OVNI – Visual Objects from Nepal and India

OVNI – VISUAL OBJECTS FROM NEPAL AND INDIA is an international project establishing an aesthetical dialogue with the East. It is an initiative organized by ESAD.CR | IPL and Museum José Malhoa. The event is produced by students from the third year of the Undergraduate Degrees in Graphic and Multimedia Design and Cultural Programming and Production. It has the support of the Municipality of Caldas da Rainha, the Parish Council of Caldas da Rainha – N.ª Sr.ª do Pópulo, Coto and S. Gregório –, Silos Contentor Criativo, Associação Renovar a Mouraria, FCT-UNL Library – Caparica Campus – and Fundação Oriente, among other partnerships in various moments of the programme.

From Nepal arrive the artists Ashmina Ranjit – representing a feminine artivism – and Koshal Hamal – emerging name in South Asian Contemporary Asia, whose work focuses on issues of appropriation. From India arrives Suresh K. Nair, the dancing painter, based in Varanasi, acknowledged for his large-scale murals. The event also presents an urban text work by Shazeb A. Shaikh, from Mumbai, realized in collaboration with students and inhabitants of Caldas da Rainha. Cristina Ataíde, Pedro Bernardo, Filipe Garcia, JoH and Pauliana Valente Pimentel are the Portuguese artists participating in OVNI; all have in common the fact that they visited the cities of Kathmandu and/or Varanasi, keeping from that travel a fond memory of gratitude.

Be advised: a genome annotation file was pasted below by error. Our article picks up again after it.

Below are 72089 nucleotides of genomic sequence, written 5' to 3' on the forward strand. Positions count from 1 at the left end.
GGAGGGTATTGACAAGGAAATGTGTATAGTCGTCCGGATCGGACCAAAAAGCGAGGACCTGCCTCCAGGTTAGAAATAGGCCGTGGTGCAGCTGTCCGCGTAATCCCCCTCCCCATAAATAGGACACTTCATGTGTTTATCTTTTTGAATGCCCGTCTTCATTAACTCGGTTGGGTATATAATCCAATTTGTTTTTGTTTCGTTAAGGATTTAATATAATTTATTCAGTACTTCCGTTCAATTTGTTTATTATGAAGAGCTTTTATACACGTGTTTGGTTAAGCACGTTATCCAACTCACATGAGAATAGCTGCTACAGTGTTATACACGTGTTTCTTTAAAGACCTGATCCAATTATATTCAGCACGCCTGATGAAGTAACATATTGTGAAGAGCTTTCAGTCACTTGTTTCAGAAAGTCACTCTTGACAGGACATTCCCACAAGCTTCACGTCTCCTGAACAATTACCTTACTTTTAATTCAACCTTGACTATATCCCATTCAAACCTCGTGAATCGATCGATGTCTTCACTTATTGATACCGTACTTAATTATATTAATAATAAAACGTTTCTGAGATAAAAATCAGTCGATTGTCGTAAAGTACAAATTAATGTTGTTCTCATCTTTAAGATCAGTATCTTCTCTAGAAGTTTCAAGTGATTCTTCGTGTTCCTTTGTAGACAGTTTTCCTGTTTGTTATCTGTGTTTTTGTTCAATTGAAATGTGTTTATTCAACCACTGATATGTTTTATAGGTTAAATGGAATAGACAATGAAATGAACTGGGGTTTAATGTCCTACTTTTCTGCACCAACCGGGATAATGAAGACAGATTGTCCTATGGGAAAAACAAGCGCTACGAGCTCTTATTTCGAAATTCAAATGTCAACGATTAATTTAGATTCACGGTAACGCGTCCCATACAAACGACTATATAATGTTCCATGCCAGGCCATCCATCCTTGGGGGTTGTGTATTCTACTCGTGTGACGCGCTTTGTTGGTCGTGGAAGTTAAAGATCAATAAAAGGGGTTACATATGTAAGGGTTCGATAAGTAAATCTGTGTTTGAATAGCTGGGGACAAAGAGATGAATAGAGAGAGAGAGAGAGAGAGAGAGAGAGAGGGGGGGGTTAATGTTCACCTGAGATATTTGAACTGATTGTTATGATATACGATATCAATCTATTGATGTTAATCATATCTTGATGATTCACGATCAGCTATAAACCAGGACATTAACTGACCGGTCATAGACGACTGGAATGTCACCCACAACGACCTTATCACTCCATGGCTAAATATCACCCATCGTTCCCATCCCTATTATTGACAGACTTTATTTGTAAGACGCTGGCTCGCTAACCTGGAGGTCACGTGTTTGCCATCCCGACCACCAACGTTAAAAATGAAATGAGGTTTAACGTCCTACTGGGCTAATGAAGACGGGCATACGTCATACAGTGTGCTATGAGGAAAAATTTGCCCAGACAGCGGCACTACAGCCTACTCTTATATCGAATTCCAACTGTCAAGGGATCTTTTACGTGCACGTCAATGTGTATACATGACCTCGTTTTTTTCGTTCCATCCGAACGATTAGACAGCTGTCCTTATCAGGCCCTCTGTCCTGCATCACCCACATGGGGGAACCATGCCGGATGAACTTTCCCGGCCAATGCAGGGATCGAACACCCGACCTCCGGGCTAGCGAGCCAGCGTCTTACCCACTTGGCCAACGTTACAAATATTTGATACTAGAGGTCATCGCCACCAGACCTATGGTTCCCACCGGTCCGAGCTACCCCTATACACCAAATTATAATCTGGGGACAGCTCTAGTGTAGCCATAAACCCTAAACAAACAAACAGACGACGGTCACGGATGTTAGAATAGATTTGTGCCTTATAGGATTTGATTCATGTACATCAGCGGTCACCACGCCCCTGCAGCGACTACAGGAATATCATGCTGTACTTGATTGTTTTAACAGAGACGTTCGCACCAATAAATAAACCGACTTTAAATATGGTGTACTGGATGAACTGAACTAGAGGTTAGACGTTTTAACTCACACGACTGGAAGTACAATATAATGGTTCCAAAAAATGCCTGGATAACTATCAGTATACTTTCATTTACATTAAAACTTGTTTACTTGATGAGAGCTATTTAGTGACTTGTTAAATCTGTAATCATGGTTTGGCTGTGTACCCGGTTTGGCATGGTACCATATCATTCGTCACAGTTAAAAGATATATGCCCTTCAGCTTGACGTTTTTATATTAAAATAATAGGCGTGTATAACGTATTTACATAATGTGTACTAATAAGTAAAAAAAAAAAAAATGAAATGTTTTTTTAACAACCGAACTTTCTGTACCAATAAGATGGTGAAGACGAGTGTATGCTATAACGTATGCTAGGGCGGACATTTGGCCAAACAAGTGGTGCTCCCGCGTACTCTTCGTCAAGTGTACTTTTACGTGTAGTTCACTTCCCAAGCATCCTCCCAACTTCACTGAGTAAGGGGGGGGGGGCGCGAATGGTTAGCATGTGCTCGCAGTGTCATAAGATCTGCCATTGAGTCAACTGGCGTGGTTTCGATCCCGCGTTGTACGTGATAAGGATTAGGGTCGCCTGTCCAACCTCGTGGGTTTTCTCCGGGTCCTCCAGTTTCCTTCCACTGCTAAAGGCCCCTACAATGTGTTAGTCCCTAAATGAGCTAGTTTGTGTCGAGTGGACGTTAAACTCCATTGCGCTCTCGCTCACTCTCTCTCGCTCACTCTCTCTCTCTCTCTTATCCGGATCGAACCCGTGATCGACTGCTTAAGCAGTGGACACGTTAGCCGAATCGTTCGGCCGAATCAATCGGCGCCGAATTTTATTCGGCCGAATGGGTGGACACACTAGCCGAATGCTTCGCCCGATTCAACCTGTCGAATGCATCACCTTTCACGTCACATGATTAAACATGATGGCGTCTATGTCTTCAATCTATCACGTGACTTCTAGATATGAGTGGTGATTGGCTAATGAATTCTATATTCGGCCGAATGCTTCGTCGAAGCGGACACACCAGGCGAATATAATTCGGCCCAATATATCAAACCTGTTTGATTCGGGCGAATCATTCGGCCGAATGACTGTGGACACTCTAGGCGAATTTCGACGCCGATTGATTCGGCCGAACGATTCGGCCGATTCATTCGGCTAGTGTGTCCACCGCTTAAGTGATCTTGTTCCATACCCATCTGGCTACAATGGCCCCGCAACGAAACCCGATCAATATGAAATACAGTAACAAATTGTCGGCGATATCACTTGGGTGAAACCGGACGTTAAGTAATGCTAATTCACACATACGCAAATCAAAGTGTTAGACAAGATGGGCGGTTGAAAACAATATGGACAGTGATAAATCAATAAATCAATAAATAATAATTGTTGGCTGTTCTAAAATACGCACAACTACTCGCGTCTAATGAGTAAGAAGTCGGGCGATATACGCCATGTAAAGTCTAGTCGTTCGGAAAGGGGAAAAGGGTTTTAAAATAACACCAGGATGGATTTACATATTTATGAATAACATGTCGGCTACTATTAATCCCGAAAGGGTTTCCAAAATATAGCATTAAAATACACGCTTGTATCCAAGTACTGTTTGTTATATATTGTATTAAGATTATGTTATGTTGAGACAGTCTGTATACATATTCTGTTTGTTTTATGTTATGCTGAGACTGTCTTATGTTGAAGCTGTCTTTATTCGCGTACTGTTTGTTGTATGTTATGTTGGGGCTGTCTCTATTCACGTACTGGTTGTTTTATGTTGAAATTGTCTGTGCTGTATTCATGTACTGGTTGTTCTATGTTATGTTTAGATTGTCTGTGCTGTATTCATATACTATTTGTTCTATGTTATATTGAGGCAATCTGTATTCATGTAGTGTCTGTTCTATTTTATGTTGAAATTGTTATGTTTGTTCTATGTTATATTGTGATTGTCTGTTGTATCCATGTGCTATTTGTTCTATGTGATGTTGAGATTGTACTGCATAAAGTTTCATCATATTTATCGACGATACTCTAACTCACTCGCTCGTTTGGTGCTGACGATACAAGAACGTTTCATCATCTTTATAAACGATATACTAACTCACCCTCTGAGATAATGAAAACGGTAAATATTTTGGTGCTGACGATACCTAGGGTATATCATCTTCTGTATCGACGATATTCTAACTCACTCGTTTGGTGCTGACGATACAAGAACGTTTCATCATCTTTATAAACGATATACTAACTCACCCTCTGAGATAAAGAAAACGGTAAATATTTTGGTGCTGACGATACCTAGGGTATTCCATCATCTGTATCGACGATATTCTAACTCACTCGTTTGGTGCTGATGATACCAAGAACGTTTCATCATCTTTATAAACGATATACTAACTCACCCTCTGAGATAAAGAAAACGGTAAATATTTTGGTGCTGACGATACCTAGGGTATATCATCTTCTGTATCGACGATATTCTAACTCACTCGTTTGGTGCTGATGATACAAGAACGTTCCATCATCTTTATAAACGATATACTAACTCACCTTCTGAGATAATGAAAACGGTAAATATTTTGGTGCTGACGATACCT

The programme includes exhibitions by more guest artists, performances, conferences, talks, masterclasses, open classes, urban murals and interventions. In a very brief and intuitive way, an integrated relation is established, between art and travel, creation and mediation, thought and performance. The process comprises the production, by the students, of ‘translation objects’. This is a way to share heritages, ways of doing and being, as well as horizons, celebrating the sacred waters of two cities: Caldas da Rainha and Varanasi.

The initiative strategically addresses three key-issues, defining a territory of problematics in the sphere of heritage. The first: how shall heritage be communicated and confront itself across frontiers and in the framework of intercultural contact. The second: how might built heritage, with its programmatic functions and historical values, be interpreted and reinvented by transversal cultural concepts. And finally, how should the programming of the unexpected, in a spirit of trans- and metadisciplinarity, animate immaterial heritage related to myth, contributing for its cognitive understanding.